These owl-shaped "bird blinders" use the sun's reflection to
scare away birds, and they double as a garden decoration.
These bird repelling reflective ornaments are also decorative.

Motion activated sprinklers

These are a great option in more open areas, like in an area around fruit trees.  They're especially effective on deer, but they also work on smaller critters, like birds and squirrels.  The Hoont Cobra motion activated sprinkler shoots a jet of water up to 30 feet to scare away animals, and they only stay on for a few seconds, so they're highly efficient on water.

The Hoont Cobra motion activated sprinkler is a great value
and it has better customer ratings than many pricier models.

Sprays for deer and rabbits

As I mentioned earlier, there is no magic spray to keep all critters away from your garden goodies, but there are a few sprays that can help with specific pests. 

Liquid Fence is a highly effective spray that uses scent to repel deer and rabbits for several weeks. It's non-toxic, but DO NOT get it on your hands.  

It's rotten eggs and garlic, y'all, but once it's dried
in the garden you won't notice the smell.

Funny story: I once ruined a favorite pairs of gloves when I accidentally came into contact with a leaking bottle at work.  This stuff is made of rotten eggs and garlic, y'all.  For an entire day I thought my coworkers were passing gas around me, only to realize later it was me and my smelly gloves!  

I recommend wearing disposable gloves and mask when you apply it, not because it's dangerous, but because it's stinky and the smell lingers on skin and in your nostrils.  Once it has dried in the garden you won't even notice the smell.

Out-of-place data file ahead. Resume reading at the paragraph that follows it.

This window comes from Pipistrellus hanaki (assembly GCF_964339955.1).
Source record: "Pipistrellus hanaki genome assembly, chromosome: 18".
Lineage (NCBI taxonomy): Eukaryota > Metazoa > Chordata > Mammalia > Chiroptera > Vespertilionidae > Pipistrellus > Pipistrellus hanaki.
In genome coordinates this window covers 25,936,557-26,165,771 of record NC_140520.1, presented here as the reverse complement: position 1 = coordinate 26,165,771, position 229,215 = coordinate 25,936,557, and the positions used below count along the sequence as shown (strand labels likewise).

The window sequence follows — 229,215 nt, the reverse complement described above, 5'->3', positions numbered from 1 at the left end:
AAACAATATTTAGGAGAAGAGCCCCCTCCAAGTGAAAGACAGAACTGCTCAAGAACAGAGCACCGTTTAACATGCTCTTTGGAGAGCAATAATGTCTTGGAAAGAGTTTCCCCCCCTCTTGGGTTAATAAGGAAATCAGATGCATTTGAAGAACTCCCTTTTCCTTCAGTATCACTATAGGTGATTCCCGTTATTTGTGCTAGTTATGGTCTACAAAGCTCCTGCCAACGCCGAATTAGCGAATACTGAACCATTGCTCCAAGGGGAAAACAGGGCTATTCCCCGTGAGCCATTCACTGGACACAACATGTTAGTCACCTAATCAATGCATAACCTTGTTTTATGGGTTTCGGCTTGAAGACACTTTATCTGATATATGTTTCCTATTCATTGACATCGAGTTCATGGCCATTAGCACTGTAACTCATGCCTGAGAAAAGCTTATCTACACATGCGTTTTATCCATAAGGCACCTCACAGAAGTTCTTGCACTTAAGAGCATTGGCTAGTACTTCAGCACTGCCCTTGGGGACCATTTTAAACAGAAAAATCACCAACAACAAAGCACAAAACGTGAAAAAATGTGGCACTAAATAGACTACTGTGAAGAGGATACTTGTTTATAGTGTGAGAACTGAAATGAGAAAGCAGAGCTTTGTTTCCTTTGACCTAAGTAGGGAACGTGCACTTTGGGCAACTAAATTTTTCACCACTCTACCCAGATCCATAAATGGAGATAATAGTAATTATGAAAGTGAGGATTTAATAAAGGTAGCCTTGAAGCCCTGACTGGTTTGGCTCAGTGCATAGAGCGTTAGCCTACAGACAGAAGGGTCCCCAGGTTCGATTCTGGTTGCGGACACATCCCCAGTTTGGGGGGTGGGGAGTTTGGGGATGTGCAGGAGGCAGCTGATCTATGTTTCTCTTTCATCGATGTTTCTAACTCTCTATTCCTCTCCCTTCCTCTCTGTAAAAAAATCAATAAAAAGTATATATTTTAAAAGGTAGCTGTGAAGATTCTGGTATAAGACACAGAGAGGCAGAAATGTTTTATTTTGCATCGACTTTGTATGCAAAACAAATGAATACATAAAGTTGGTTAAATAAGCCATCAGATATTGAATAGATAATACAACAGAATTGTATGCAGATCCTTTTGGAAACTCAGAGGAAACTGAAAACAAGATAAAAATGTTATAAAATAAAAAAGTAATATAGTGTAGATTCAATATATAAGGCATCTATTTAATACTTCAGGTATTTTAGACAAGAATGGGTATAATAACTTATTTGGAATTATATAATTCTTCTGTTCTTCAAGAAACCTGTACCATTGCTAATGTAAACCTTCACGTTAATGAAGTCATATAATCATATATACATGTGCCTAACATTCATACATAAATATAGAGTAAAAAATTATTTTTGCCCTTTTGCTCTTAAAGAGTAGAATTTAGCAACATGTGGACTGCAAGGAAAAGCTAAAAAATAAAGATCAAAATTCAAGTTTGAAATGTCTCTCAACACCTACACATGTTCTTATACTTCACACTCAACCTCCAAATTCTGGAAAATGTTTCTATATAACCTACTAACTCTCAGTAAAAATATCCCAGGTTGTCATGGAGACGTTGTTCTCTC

Liquid Fence is available in a ready-to-spray gallon, concentrate (best value!), or granules, however, the granules don't seem to work as well, since they're applied around plants, not directly on them.  The Liquid Fence company also makes snake repellent.  (Snakes aren't really garden pests, but not everyone enjoys their company, so some people might consider them a pest.)

Liquid Fence uses scent to deter deer and rabbits from eating your plants.

If you live in Texas, you may be able to get a great price on a smaller bottle of ready-to-spray Liquid Fence Deer & Rabbit Repellent or the Snake Repellent at your neighborhood HEB.

Sprays for caterpillars and borers

Caterpillars are a huge problem for gardeners.  There are many types, known by various names, each one affecting different plants.  Caterpillars eat holes through cabbages (cabbage worms), make tomato plants disappear virtually overnight (tomato horn worm), mow down pepper plants and poke holes in potatoes (cutworms), dig into squash stems (squash vine borers), and destroy peach trees and their fruit (peach tree borers).  These pests all have one thing in common.  They're all moth larvae (caterpillars) and they're all susceptible to a naturally occurring bacteria called Bacillus thuringiensis (commonly known and sold as Bt or Thuricide).  It's their "kryptonite".